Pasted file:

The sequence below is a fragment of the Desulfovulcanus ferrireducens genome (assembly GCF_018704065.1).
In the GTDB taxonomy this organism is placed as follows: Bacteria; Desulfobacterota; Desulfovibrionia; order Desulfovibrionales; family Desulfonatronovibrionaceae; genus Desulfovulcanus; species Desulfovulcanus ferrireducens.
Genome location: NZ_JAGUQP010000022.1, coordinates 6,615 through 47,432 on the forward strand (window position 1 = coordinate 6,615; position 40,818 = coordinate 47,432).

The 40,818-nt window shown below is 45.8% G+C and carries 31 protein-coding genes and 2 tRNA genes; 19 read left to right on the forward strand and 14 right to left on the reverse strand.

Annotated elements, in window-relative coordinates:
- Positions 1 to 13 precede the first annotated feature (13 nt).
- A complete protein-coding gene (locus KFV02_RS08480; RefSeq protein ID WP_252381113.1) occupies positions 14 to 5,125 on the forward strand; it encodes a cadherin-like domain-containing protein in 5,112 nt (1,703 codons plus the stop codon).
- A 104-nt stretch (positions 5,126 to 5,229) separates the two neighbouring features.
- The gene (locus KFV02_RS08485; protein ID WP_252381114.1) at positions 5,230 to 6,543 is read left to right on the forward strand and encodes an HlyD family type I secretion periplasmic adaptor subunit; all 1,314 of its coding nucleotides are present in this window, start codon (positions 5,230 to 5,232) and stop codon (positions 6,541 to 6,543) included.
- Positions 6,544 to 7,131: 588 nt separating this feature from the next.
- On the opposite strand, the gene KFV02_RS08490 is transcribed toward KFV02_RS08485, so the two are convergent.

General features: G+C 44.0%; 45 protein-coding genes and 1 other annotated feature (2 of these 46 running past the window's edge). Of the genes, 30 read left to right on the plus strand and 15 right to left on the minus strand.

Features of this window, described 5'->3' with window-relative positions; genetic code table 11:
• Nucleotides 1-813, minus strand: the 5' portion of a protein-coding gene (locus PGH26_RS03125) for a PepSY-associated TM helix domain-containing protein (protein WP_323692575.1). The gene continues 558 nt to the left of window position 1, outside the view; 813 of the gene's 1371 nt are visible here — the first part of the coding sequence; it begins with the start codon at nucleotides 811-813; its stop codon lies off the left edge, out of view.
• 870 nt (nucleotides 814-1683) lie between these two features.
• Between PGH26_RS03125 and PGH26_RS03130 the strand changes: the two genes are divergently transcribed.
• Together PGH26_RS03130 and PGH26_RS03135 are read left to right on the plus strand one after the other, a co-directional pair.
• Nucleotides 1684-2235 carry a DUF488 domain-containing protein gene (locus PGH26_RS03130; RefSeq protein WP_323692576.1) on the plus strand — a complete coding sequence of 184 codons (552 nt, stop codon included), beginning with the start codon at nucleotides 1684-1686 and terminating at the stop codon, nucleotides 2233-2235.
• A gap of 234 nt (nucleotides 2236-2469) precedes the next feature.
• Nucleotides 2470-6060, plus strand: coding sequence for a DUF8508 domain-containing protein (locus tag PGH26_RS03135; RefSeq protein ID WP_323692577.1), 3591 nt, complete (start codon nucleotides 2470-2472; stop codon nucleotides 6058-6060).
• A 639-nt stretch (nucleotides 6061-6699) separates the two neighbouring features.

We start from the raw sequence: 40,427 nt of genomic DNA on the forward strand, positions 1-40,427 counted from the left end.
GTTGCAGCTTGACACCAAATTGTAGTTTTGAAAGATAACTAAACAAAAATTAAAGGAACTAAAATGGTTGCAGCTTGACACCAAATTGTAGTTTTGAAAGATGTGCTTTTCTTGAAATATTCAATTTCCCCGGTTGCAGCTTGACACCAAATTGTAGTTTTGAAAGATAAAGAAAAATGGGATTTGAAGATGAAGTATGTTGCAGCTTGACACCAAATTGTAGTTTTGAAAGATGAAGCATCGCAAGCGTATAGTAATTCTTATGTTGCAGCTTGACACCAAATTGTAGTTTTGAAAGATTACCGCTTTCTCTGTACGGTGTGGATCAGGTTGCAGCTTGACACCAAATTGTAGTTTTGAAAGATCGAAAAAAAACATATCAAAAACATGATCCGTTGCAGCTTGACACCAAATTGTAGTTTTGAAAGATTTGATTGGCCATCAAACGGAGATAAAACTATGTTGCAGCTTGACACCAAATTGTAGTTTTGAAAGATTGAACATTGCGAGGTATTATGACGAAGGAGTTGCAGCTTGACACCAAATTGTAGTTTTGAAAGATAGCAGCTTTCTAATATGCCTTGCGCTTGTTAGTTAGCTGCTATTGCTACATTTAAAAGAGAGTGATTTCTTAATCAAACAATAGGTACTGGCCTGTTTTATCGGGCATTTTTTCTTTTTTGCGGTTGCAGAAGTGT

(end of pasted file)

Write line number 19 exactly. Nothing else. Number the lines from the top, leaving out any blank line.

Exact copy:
• A gap of 234 nt (nucleotides 2236-2469) precedes the next feature.